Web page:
var d = atoll(pop)
d.variance() // 5.312525000000001
d.stableVariance() // 5.312525
```

which, although not a super compelling example, you may find that in some cases, the default implementation is slightly lacking and you may want to take a look at the stable implementation. *Caveat Emptor!*

In addition, there are also `stableVariancePop`

, `stableStdDev`

and `stableStdDevPop`

which are *not* demoed here because it would be tedious.

### Skewness & Kurtosis

Kurtosis and Skewness are measures used to measure the pointiness and slantiness of a given sample, population or distribution. Kurtosis is useful for making inferences about the nature of a sample's variance. Skewness is useful for finding out how asymmetric a sample is or where its tail is (or how taily it is).

Both skewness and kurtosis are measured slightly inconsistently depending on who you ask, so to be clear: the `atoll.skewness()`

and `atoll.kurtosis()`

functions are both measuring *sample, unbiased skewness/kurtosis,* which is consistent with what you find in popular programs like Excel, OpenOffice or Minitab.

```
var pop = [2.1, 2.2, 2, 2.05, 1.99, 2.01, 1.9, 3, 9]
var e = atoll(pop)
e.skewness() // ==> 2.890153276054925
e.kurtosis() // ==> 8.468640018237197
```

If this is all you care about, *read no further!*

#### An Aside on Central Moments

Mathematica and other, more precisely worded applications, will give you 'kurtosis/skewness proper' which are also sometimes called Population Skewness/Kurtosis and can be found by using `kurtosisPop()`

& `skewnessPop`

.

It turns out these are derived from the Central Moments of a given population/sample. As a result, there is a `centralMoment(arr, k)`

function which will give you the *kth* central sample moment for some sample *arr*.

Let's see an example:

```
var pop = [2.1, 2.2, 2, 2.05, 1.99, 2.01, 1.9, 3, 9];
var mk = atoll(pop); // to mix + match in the example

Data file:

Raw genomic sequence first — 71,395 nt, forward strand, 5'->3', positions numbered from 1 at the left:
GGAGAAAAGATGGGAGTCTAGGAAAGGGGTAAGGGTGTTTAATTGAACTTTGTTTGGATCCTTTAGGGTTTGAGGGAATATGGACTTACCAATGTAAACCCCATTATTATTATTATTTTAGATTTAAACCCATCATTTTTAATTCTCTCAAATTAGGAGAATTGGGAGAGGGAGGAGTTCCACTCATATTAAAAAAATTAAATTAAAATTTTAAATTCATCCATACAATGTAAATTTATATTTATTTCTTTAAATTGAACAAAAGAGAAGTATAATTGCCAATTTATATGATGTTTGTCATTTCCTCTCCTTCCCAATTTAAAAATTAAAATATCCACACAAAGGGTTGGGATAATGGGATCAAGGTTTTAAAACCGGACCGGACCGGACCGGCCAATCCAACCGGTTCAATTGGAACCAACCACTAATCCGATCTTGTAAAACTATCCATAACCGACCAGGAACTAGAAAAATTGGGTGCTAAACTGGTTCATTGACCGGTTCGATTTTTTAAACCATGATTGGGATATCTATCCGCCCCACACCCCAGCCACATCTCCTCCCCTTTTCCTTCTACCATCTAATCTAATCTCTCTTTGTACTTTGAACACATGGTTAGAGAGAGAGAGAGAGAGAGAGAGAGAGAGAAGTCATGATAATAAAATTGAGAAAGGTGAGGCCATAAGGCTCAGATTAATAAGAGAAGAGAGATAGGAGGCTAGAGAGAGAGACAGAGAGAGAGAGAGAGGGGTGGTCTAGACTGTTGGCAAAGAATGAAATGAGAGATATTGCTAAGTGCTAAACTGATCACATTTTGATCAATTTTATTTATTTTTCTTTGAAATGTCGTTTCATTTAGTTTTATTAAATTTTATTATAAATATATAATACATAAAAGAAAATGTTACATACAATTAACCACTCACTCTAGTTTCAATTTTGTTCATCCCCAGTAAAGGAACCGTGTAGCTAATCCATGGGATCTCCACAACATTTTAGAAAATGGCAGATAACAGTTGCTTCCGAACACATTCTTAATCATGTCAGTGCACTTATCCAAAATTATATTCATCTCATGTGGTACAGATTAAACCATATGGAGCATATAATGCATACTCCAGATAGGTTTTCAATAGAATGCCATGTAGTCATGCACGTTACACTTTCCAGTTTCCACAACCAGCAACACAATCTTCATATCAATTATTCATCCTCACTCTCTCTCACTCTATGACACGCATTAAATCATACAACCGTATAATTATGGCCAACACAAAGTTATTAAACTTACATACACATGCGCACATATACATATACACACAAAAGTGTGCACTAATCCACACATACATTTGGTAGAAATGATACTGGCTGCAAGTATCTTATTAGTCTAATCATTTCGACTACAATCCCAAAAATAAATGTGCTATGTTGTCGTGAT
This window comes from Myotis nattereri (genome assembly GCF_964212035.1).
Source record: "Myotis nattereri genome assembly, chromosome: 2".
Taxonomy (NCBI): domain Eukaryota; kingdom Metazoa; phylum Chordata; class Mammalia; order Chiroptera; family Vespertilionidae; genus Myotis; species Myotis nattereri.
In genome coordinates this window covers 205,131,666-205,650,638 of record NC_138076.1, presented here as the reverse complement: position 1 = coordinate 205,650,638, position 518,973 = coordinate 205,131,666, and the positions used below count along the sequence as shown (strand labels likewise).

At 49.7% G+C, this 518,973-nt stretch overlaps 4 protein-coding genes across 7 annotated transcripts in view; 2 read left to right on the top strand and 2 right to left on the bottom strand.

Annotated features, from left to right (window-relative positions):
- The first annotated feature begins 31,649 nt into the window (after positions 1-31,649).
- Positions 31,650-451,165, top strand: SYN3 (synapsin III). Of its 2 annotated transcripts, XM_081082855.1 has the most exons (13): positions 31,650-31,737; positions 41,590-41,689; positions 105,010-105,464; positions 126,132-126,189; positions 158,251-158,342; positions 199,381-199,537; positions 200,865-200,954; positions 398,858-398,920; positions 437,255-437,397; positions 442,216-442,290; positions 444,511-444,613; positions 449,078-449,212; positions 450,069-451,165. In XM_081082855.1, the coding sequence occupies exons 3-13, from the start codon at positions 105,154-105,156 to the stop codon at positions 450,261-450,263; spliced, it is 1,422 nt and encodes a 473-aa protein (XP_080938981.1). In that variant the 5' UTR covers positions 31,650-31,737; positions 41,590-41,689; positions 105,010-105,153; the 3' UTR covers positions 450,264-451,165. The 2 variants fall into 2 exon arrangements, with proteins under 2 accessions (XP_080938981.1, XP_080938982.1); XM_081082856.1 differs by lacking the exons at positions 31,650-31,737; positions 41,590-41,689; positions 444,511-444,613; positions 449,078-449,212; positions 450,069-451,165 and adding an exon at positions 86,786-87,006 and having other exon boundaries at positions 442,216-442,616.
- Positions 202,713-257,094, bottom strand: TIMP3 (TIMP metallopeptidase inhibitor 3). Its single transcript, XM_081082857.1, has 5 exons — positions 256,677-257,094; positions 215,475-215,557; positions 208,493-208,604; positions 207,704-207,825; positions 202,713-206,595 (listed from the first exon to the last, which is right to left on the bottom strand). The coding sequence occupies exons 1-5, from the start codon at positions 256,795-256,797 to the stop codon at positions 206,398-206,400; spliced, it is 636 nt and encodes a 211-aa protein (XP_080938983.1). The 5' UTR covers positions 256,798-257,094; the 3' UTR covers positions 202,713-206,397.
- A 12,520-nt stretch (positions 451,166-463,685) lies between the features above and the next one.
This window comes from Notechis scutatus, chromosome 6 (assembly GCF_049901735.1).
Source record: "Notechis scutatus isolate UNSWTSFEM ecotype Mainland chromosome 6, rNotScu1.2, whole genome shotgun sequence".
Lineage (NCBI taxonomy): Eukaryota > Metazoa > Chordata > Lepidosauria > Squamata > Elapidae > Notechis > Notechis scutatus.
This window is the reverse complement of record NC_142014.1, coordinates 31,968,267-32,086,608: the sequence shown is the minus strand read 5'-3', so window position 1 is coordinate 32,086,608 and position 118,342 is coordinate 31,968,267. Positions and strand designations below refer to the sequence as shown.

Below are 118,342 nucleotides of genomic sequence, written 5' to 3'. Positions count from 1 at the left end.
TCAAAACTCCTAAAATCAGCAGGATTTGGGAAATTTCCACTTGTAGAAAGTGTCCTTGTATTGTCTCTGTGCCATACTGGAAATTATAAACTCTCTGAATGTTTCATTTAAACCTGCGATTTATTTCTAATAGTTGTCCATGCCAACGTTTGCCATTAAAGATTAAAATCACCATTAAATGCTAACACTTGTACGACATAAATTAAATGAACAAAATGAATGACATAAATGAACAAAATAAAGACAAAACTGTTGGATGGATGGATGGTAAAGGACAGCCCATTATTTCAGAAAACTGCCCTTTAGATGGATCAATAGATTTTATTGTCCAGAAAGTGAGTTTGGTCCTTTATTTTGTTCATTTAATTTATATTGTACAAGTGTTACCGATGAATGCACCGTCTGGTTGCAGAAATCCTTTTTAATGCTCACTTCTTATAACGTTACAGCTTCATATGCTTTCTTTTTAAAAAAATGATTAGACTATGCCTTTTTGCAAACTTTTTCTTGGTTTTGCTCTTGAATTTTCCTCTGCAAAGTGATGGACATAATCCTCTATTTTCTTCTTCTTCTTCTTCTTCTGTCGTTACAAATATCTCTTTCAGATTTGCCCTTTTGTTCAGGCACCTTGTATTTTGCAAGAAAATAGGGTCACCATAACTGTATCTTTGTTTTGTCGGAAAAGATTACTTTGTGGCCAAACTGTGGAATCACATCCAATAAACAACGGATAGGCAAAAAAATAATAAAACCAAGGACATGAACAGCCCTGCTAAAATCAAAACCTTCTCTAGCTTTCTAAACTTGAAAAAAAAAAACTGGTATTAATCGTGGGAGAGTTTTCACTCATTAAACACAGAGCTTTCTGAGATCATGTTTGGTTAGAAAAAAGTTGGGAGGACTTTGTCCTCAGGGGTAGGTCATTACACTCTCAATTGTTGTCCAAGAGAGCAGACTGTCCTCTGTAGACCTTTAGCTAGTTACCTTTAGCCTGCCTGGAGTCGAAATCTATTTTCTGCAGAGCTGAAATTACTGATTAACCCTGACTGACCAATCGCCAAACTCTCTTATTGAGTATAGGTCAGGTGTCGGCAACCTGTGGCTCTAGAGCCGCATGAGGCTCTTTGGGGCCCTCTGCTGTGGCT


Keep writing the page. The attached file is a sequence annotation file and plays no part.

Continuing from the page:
var m4 = atoll.centralMoment(pop,4); // 152.66381389111115
var m2 = mk.centralMoment(2); // 4.722244444444446
```

Conveniently for this example, *Kurtosis Proper* is defined as *(m4 / m22),* so if we continue down this path

```
var B_2 = ( m4 / (m2 * m2) ); // 6.8460360095745285
mk.kurtosisPop(); // 6.8460360095745285
```

You can check this against Mathematica if you'd like by trying the problem in Wolfram Alpha. (n.b. `skewnessPop`

is also calculated in a similar way, there are citations in the annotated source). To add to the confusion, when many people refer to Kurtosis, they refer to *Excess Kurtosis* which is defined as *γ2 = β2 - 3*.

In actuality, it is these functions which are used as the baseline in atoll, the sample variants are multiplied by the same un-biasing coefficient which is used in all the common spreadsheet packages (again, see the annotated source for more information.)

### Histograms

The histogram api(if you can call it that) is still being written, but the idea is to do two things

- similar to
`atoll.quartiles`

, return bin width & number of bins for a given (or supplied) binning function. - provide an array of the histogram heights for the given binning function.

I think this is basic enough while still being useful and would make it trivial to graph a histogram using a package like d3 or protovis. Take a look at the source! It's not quite ready yet, but suggestions/pull requests are welcome, feel free to drop me a line `marcos at generic dot cx`

.

## license

`atoll.js`

is licensed under an MIT License.

```
Copyright (C) 2011 by Marcos Ojeda, generic.cx
Permission is hereby granted, free of charge, to any person obtaining a copy
of this software and associated documentation files (the "Software"), to deal
in the Software without restriction, including without limitation the rights
to use, copy, modify, merge, publish, distribute, sublicense, and/or sell
copies of the Software, and to permit persons to whom the Software is
furnished to do so, subject to the following conditions:
The above copyright notice and this permission notice shall be included in
all copies or substantial portions of the Software.
THE SOFTWARE IS PROVIDED "AS IS", WITHOUT WARRANTY OF ANY KIND, EXPRESS OR
IMPLIED, INCLUDING BUT NOT LIMITED TO THE WARRANTIES OF MERCHANTABILITY,
FITNESS FOR A PARTICULAR PURPOSE AND NONINFRINGEMENT. IN NO EVENT SHALL THE
AUTHORS OR COPYRIGHT HOLDERS BE LIABLE FOR ANY CLAIM, DAMAGES OR OTHER
LIABILITY, WHETHER IN AN ACTION OF CONTRACT, TORT OR OTHERWISE, ARISING FROM,
OUT OF OR IN CONNECTION WITH THE SOFTWARE OR THE USE OR OTHER DEALINGS IN
THE SOFTWARE.
```